The best photos so far of the upcoming Hongqi HM9 MPV, previously known as the Hongqi Q8. Chinese car makers have an odd tendency to change the names of their cars in the run-up to production. The HM9 is a large seven-seat MPV with sliding doors and a lot of bling. Note the red ornaments on the door handles, referring to the Hongqi (Red Flag) brand.
The most eye catching design aspect is the enormous grille, bling to the absolute max! It has side blades, 12 bars, and a central bar with another red flag ornament, starting on the grille and extending over the hood.
The interior is surprisingly low-tech for a new Chinese luxury car in 2022. The main screen is small and isn’t really integrated in the overall dashboard design. The instrument panel is large enough but it doesn’t really seem to fit in.
The whole interior is indeed a bit disappointing. The materials and level of luxuries aren’t on the same level as we have seen on other recently launched Hongqi cars. The center console has a lot of buttons for a 2022 car, and further houses a large wireless charging pad and the gear lever.
Yes, a gear lever. Unlike many other new Chinese MPVs the Hongqi HM9 is petrol powered. So far, we haven’t seen any electric of hybrid version. Power comes from a new turbocharged 2.0 liter four-cylinder petrol engine with an output of 252 hp, which seems barely enough for such a large and heavy car. Size: 5222/2005/1935, with a 3200 wheelbase and a 2320 kilo curb weight. Hongqi claims a top speed of 200 km/h, which seems rather optimistic.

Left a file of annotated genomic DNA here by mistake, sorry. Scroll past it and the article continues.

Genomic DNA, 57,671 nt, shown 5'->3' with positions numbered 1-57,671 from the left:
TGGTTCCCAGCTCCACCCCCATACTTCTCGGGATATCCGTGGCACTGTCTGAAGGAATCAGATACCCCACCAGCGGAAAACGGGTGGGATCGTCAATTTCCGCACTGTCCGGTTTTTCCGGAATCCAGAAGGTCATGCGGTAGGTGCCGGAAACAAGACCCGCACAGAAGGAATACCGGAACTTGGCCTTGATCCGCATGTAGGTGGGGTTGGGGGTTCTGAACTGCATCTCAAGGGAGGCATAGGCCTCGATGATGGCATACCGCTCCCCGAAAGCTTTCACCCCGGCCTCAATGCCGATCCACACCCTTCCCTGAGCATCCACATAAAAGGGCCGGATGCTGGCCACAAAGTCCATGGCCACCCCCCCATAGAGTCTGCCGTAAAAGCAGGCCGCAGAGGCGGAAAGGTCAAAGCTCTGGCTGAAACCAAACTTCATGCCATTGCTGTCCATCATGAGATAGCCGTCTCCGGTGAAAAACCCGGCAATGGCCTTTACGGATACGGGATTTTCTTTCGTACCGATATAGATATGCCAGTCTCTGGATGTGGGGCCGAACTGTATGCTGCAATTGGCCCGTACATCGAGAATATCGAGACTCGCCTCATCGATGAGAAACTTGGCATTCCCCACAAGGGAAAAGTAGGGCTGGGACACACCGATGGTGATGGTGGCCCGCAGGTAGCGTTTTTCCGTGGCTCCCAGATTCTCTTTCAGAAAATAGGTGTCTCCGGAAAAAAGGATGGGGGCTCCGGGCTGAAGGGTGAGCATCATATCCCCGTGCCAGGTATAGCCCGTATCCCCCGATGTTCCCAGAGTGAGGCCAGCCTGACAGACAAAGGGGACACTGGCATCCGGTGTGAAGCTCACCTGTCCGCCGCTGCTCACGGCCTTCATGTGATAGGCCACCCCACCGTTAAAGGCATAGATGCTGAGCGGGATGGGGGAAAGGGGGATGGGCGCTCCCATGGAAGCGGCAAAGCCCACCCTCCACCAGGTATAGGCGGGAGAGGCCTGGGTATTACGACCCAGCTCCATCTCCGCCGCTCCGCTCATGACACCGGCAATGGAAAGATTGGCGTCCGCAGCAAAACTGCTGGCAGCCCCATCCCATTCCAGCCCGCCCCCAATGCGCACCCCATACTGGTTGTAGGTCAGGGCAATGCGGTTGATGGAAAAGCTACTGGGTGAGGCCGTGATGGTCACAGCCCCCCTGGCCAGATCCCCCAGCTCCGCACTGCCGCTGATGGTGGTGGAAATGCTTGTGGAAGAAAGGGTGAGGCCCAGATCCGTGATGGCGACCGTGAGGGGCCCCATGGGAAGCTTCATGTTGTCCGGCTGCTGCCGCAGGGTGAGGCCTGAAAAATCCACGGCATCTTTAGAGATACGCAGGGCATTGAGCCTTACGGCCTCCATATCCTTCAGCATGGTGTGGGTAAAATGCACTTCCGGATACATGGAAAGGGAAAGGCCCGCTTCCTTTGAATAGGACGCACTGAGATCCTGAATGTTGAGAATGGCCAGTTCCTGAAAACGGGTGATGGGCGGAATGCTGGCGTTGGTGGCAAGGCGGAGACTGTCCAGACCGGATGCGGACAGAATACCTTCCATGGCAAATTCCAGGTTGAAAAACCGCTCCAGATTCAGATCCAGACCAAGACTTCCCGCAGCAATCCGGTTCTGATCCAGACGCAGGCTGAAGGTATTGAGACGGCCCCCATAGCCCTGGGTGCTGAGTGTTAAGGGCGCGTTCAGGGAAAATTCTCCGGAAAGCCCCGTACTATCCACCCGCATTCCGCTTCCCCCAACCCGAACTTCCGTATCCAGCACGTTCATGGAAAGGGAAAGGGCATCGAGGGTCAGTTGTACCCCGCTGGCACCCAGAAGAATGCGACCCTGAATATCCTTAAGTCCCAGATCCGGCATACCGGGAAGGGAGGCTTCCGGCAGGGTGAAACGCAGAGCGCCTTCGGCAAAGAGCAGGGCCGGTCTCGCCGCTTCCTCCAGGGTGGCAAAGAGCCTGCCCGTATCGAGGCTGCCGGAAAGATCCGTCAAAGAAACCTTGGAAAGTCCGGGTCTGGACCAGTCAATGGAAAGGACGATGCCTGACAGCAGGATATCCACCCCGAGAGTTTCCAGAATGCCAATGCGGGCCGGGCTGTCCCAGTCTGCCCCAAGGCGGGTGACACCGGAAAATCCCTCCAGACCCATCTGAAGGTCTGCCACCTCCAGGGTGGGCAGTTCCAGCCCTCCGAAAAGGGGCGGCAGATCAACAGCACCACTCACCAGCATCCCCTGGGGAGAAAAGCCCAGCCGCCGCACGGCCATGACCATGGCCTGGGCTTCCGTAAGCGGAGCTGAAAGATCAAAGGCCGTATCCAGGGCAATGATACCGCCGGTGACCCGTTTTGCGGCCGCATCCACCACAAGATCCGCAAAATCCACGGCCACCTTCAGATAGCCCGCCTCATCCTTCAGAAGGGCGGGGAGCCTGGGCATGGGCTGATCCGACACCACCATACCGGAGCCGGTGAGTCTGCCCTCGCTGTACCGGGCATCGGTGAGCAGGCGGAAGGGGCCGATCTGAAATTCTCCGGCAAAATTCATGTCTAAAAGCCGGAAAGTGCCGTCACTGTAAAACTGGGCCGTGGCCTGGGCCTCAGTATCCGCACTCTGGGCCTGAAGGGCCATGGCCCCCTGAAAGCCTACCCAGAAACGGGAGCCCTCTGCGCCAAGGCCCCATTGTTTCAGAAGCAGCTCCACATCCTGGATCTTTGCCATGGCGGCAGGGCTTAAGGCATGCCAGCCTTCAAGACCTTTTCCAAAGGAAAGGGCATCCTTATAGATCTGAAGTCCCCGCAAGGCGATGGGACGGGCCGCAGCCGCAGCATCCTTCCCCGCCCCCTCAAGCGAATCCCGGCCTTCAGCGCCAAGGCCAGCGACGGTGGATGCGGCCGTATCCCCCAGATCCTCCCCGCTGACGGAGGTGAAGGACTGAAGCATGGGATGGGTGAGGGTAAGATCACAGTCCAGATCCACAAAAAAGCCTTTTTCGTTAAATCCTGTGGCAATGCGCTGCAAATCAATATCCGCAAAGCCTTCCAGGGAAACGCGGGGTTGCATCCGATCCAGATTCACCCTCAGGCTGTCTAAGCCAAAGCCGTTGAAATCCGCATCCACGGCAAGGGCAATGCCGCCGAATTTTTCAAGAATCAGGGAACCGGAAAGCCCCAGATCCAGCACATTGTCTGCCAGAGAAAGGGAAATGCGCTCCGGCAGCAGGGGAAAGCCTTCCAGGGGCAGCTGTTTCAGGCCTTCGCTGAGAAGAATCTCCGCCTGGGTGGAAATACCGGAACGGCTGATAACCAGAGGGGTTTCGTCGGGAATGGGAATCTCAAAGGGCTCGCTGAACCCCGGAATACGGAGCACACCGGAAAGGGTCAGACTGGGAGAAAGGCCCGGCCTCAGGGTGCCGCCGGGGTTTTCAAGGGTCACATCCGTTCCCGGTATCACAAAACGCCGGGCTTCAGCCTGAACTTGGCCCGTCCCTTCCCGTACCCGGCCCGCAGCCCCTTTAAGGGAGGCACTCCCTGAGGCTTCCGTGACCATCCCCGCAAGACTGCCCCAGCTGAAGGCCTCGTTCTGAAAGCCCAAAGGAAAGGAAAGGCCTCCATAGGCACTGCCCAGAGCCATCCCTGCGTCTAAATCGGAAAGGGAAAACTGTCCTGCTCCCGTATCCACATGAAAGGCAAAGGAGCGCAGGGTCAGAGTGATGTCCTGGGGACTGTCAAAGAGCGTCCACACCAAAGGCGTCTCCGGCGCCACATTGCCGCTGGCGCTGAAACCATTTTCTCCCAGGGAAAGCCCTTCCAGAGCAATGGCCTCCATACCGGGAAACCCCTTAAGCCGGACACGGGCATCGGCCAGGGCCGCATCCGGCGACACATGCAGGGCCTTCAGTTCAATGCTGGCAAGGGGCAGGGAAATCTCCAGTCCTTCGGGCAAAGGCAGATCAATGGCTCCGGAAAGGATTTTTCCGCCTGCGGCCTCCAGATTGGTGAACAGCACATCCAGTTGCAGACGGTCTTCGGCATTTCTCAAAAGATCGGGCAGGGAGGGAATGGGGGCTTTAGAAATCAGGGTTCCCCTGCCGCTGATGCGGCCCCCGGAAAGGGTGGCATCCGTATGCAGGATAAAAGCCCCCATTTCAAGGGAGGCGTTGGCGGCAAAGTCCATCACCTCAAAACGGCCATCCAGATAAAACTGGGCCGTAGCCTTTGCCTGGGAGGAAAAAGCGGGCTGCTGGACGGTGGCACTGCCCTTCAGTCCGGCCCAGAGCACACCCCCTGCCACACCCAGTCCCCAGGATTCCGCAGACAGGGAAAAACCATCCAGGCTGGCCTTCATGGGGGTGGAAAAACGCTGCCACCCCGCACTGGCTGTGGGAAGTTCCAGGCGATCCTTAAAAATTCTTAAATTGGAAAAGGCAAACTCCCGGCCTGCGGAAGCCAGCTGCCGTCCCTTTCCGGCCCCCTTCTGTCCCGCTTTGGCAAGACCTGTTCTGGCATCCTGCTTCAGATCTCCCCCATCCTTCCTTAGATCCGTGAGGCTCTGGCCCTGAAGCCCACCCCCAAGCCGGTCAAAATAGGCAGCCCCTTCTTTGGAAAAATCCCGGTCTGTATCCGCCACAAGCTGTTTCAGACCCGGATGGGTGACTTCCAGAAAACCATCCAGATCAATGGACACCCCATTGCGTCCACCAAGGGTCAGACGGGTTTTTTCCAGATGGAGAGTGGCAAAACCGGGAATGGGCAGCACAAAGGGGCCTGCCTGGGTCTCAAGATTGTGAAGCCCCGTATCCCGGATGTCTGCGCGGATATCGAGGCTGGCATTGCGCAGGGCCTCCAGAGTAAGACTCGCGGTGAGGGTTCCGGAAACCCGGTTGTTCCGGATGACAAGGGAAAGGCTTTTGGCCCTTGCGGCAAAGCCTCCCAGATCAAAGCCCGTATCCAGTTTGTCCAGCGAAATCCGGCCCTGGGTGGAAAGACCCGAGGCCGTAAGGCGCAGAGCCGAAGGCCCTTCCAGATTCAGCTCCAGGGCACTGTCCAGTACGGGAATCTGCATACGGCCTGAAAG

It seems Hongqi can’t quite decide whether it wants to be a modern EV brand, making pretty and advanced cars like the Hongqi E-HS3, or a more old-school Chinese semi-luxury brands making gas-guzzling monsters like the Hongqi LS7 SUV. Well, more brands are wrestling with this problem. Let’s hope Hongqi finds the right way soon…
The HM9 has a 2+2+3 seat layout. On the second row it has two captain chairs, and there is a bench in the back. The middle seat of the bench seems just wide enough for a kid or a grandmother. So perhaps we should call it a 6.5 seat car.
The rear design is restrained compared to the front. Characters: under the window: 红旗, or Hongqi. On the bottom-left: 中国一汽, Zhongguo YiQi, or China First Auto. First Auto is an abbreviation of First Auto Works. In the past, many Chinese brands added ‘China’ in front of their brand names, but nowadays it is very rare. Hongqi is probably the only brand that still does this on passenger cars, although it is still quite common for commercial vehicle brands.
Another one, this one white, showing the red door handles, the decoration on the D-pillar, and the impossible small wheels: 17 inch standard or 18 inch optional! Better take it easy in the corners.
Images via: Weibo, 大卫侃车.